Criminal law

Statement April 2023 Resumed Session of the Sixth Committee Draft Articles of the International Law Commission on the Prevention and Punishment of Crimes Against Humanity


Chris Jenks
Senior advisor on international humanitarian law
Bureau of Global Criminal Justice
New York, New York
April 12, 2023

As it was delivered

Group 3 (National Measures: Articles 6, 7, 8, 9 and 10)

Thank you, Mr. President. The United States welcomes the opportunity to address the provisions of the draft articles relating to national measures.

Turning to draft article 6, we note that the obligation under paragraph 1 – to take the necessary measures to ensure that crimes against humanity constitute crimes under each State’s criminal law – will be essential in efforts to prevent and punish crimes against humanity more effectively and to combat impunity . through national efforts

In this regard, we note that although crimes against humanity per se are not criminalized under US law, many existing US laws can be used to punish behavior that constitutes crimes against humanity, such as domestic murders, sexual violence, and human assaults. trafficking. The Biden administration has expressed support for the proposed law that would make crimes against humanity crimes under US criminal law. This proposal remains a matter of debate in the United States Congress.

Turning to the other paragraphs of draft article 6, we note that it reflects important principles recognized by the International Military Tribunal at Nuremberg that will be crucial to the effectiveness of any future convention on the prevention and punishment of crimes against humanity. These principles include the principle that anyone who commits, orders or otherwise becomes complicit in crimes against humanity is liable to punishment, and the principle that acting on the orders of a government or superior does not absolve a perpetrator of a crime against humanity from responsibility. .

With regard to the forms of liability covered by paragraph 2 (c) of draft article 6, we note that it will be necessary for any future convention on crimes against humanity to address both direct and indirect forms of liability. However, we recognize that states’ domestic criminal systems differ, and states may take different approaches to matters of collusion, whether viewed primarily through the lens of accomplice liability, conspiracy, participation in a joint criminal act, common purpose, or any method other than responsibility. Accordingly, we believe that it will be important for any future agreement to allow flexibility in how countries implement their obligations in this regard.

With regard to paragraph 3 of draft article 6, we are aware of the importance of the principle of command responsibility in holding accountable superiors responsible for serious international crimes. Since World War II, this principle has played an essential role in holding military commanders and other superiors accountable for crimes committed by their subordinates. However, we recognize that states may approach the concept of command responsibility – including its specific elements and its applicability to both military commanders and other superiors – in different ways. To that end, we are particularly interested in hearing the views of other nations on this matter.

With regard to paragraph 8 of draft article 6, which deals with the liability of “legal persons”, we note that there is no universally recognized concept of criminal liability of legal persons in international criminal law. We appreciate that Paragraph 8 recognizes this by stating explicitly that national laws and “appropriateness” may dictate whether and how states limit the liability of “legal persons”. However, we believe there may be value in further discussion of this concept.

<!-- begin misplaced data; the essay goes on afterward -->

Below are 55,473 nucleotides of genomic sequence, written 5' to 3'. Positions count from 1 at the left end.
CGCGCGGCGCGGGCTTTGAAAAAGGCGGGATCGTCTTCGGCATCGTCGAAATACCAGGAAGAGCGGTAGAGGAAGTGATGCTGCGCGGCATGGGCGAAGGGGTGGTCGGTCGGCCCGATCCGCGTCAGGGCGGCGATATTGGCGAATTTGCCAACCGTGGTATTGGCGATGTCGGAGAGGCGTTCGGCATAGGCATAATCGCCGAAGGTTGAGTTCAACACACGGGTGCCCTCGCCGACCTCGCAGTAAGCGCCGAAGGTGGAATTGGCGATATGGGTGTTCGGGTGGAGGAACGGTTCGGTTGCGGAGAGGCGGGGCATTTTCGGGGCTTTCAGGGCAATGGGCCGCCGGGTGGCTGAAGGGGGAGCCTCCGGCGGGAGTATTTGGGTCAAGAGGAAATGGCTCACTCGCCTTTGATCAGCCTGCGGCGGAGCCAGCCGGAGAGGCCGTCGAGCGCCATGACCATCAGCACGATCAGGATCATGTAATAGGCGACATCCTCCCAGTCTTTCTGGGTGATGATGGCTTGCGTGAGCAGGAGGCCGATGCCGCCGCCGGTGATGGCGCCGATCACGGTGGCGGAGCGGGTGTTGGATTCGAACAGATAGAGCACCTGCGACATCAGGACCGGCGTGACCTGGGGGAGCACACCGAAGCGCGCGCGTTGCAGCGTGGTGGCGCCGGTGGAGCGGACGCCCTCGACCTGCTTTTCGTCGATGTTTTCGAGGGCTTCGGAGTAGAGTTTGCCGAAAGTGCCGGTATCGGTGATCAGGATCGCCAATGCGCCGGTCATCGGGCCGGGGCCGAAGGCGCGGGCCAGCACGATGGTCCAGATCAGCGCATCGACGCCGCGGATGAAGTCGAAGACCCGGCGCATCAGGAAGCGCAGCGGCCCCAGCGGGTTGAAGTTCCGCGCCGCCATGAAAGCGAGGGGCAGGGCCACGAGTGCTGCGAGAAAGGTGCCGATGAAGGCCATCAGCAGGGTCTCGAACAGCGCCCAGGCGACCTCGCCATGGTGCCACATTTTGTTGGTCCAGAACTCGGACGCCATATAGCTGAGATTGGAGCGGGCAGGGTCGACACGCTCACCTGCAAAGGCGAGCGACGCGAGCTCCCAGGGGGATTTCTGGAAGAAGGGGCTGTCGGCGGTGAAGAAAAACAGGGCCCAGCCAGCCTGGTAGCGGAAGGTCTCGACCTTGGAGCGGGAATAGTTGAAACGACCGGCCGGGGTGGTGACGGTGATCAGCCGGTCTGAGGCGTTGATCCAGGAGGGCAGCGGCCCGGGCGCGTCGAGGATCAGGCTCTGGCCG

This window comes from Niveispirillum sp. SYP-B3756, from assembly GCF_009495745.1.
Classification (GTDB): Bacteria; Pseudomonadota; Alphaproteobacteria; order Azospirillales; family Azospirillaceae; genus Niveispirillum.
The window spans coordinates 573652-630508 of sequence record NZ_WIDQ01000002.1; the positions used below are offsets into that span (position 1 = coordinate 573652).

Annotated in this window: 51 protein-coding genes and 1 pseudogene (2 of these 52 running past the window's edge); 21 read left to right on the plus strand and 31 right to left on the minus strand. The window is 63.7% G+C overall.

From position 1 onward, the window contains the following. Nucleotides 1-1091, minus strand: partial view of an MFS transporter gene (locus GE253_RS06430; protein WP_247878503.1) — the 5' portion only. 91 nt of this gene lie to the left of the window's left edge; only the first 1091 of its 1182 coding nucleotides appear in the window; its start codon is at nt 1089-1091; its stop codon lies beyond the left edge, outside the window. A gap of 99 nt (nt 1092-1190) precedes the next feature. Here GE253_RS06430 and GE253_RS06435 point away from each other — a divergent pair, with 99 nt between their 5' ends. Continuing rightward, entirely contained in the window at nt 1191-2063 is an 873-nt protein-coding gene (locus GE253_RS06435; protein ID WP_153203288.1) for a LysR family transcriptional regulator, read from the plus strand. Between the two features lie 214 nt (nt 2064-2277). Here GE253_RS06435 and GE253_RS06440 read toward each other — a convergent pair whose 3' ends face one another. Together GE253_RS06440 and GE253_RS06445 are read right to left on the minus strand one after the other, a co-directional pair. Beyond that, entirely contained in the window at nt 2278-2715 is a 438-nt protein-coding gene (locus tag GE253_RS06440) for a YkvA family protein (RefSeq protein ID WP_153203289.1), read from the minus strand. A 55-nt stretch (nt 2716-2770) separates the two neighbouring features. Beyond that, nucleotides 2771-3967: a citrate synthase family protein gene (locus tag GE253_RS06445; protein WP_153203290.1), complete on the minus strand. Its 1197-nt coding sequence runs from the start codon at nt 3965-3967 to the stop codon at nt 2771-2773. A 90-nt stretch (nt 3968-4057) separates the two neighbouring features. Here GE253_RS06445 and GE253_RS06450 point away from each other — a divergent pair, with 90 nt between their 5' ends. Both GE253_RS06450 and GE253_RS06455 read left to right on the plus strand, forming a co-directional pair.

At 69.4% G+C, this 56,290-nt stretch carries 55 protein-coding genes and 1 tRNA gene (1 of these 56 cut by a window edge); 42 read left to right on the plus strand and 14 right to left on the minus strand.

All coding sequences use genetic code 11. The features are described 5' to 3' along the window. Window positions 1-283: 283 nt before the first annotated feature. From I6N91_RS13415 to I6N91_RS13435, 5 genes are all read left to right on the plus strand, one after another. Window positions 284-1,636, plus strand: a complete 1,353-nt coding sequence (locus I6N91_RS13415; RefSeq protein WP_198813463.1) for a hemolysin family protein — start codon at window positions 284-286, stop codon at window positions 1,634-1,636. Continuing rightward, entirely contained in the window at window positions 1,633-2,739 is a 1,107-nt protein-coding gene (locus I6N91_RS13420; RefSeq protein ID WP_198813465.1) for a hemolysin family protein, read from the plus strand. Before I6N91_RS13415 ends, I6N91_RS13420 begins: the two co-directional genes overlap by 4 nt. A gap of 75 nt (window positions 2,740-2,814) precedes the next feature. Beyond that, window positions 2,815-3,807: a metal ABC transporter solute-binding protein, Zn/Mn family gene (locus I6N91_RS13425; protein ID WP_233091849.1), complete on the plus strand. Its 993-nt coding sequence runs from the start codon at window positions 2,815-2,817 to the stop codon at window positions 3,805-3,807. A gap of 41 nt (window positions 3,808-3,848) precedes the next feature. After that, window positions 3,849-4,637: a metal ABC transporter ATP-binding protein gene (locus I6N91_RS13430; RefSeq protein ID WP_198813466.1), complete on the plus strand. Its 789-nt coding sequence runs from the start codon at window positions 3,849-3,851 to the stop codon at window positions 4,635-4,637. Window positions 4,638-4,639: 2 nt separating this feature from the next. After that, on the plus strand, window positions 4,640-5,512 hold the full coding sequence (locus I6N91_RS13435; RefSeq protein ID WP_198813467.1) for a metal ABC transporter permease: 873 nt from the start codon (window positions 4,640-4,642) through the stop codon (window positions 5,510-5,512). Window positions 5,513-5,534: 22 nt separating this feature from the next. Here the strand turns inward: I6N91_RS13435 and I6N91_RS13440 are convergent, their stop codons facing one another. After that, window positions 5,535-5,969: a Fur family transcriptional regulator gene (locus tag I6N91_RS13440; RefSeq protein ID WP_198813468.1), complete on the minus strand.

With regard to draft article 8, we support the provision obligating States to conduct investigations of crimes against humanity. The duty of States to conduct such investigations is crucial if we are to effectively prevent and punish crimes against humanity. However, some aspects of draft article 8 might require further discussion. For example, it is important for states to investigate allegations that their officials have committed crimes against humanity abroad.

The United States believes that draft Article 9 seeks to address important practical issues in securing the detention of alleged perpetrators. However, the United States considers that the draft article merits further consideration in light of other obligations that states may have. For example, a State may have obligations under a SOFA with respect to an alleged perpetrator present in its territory.

With regard to draft article 10, the United States would welcome the inclusion in the draft articles of a provision obligating States, if they have not extradited or extradited an offender present in their territory, to refer the case to the competent authorities for prosecution. . Similar provisions in other instruments have played an important role in helping states prevent and punish other acts prohibited under international law, such as torture. For any future convention on crimes against humanity to be effective, such a provision would, in our opinion, be crucial.

With regard to draft articles 8, 9 and 10, the United States believes that it would be useful to clarify the situation of alleged perpetrators who have already been the subject of real investigation or other action by their State of nationality. It can be a source of international tension if people who have already been genuinely investigated or even prosecuted for allegations of crimes against humanity by their own country are subject to dual or conflicting procedures in another country.

Thank you, Mr. President.



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